Margaret gave the Inklings our challenge this month. Here’s how the rest of the crew wrote using anaphora:
Outside the Dayton Art Institute stands “Pathway,” by John Safer, always reaching skyward with energy and beauty, and looking different in every season and from every angle. It draws the eye up and the mind in.
Here is a closeup I took on one visit last year:
The lower part seems to blur the sharp architecture of the building, while the upper part seems almost transparent. Here’s where that combination took my imagination:
Fitting for the Poetry Sisters’ yearlong theme of transformation, this poem commemorates the twenty-fifth anniversary of my breast cancer diagnosis/surgery/chemo/radiation year.
Next month, the Poetry Sisters are writing etherees. This ten-line form begins with a single syllable, and each line expands by one syllable until the tenth line has ten. We’re continuing with our 2023 theme of transformation, but how you interpret that topically is up to you.
…a time when you felt so consumed with the act of making something that you lost all sense of time, and your mind seemed to clear? What allowed you to enter this mindful creative space?
I wrote a draft about embroidery (no surprise), which makes a fine companion to Catherine’s knitting poem. But I also lose myself when I’m baking, especially when I knead the dough. The recipe I use for white bread is my paternal grandmother’s, and I feel a visceral connection to her and all my other bread-baking ancestors when I’m kneading.
Here’s how the rest of the crew met Catherine’s challenge:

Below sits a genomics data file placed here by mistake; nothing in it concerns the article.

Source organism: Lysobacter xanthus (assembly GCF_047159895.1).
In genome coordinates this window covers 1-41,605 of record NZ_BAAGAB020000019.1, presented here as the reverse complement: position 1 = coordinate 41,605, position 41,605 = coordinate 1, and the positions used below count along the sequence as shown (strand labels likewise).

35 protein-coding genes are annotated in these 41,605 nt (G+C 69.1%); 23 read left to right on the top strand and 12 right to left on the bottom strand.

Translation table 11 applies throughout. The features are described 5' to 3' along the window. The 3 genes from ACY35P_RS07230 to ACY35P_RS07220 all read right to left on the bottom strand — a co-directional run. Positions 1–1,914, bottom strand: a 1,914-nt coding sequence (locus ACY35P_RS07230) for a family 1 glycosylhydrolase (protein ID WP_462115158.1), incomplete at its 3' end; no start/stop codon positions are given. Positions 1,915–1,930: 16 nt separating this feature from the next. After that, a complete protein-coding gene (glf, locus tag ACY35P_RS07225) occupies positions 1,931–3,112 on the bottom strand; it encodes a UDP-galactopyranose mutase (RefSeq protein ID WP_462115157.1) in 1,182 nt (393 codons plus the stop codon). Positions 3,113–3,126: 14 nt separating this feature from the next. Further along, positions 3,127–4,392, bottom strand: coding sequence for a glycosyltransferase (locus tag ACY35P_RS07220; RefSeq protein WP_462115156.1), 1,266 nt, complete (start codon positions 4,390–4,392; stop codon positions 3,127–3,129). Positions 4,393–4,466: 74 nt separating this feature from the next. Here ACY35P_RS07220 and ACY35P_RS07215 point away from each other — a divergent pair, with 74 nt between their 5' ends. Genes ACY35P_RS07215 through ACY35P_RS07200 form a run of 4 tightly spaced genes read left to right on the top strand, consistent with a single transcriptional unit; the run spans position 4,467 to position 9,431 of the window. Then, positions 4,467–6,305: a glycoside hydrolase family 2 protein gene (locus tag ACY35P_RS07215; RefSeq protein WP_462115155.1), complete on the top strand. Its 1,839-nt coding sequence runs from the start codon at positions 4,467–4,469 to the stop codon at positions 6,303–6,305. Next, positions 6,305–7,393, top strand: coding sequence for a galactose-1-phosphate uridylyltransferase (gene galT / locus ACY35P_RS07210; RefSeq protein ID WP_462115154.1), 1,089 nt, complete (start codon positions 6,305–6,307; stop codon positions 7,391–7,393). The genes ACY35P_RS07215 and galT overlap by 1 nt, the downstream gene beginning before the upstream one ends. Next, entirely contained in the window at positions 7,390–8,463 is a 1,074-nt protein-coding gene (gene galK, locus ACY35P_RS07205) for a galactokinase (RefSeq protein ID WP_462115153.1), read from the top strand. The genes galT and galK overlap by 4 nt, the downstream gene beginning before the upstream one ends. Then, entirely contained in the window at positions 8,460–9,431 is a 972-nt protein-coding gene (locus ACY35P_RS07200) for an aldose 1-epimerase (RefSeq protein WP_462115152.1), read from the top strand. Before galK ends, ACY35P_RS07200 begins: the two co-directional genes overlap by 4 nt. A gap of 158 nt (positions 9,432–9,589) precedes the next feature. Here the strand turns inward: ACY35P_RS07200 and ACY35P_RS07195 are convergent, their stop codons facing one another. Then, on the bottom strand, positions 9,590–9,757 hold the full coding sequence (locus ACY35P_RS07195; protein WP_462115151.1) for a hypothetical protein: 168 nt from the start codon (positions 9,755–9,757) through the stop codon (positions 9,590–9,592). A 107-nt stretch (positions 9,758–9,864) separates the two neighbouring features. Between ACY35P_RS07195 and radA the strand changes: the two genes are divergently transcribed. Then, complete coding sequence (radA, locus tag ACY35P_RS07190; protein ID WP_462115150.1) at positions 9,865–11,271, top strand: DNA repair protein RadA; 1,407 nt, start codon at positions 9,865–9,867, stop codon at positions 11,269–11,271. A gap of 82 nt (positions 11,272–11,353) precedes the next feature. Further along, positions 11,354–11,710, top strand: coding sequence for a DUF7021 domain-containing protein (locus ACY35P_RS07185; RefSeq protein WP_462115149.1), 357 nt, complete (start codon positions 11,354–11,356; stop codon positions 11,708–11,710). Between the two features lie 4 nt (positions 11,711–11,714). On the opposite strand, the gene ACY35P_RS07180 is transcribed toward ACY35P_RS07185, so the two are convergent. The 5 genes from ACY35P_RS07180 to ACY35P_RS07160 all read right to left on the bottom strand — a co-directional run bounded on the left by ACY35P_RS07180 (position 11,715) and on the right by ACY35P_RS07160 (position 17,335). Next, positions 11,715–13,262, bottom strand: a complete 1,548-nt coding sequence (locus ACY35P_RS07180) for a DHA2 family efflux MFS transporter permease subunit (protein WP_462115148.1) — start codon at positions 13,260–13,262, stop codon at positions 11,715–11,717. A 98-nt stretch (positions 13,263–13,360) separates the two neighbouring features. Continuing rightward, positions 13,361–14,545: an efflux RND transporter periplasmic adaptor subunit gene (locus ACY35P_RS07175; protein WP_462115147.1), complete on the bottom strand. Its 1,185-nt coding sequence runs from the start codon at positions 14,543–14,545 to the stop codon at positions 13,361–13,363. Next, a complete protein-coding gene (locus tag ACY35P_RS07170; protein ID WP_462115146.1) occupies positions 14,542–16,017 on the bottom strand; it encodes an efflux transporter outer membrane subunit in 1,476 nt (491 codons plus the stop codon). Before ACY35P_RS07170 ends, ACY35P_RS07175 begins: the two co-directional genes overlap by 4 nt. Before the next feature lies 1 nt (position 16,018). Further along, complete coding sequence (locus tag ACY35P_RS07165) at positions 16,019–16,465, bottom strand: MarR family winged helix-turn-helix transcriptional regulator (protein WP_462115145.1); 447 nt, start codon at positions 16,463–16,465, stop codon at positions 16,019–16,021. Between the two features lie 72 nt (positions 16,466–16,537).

This month, the Poetry Sisters wrote Cascade poems that perhaps address our year-long theme of “Transformation.” The form is cookie-cutter easy, but evocative-images hard. I wrote plenty of the first kind before I found the first stanza of this draft in my notebook jottings on January 2.
Heidi gave the Inklings our January challenge: “Write a poem which weighs the pros and cons of #change. For extra fun, use any form, but consider starting in one form and gradually transitioning in the course of the poem to a quite different form.” Oof. Not a small challenge to tackle in the midst of the holidays, and other assorted moves, births of grandchildren, and COVID episodes (none of these mine).
This past Monday on our Zoom, sensing (hoping) that we were all slightly poem-less, I changed up the challenge and suggested an Exquisite Corpse Poem. One line would be written and sent to the next poet via private chat, who would send only her line to the next poet, and so on until we had, if not a poem, then at least some words to use as seeds to grow a poem.
Here’s what we wound up with:
Leaves on the forest floor understand and submit Submit without challenging the direction of the wind to wander and wind along our way the wind unwinds us day by day, shifting clouds, shining light or casting shadows Where steps and stones still lie.
Eight drafts later, I offer this:
Our planet’s slow, interconnected natural changes are sharply contrasted by the selfishly rapid changes humans have caused, presumably to benefit our species, but which in reality are destroying our home.
Here’s how the rest of the crew met Heidi’s CHANGE challenge and/or CHANGED the lines we began with on Monday to make a new poem: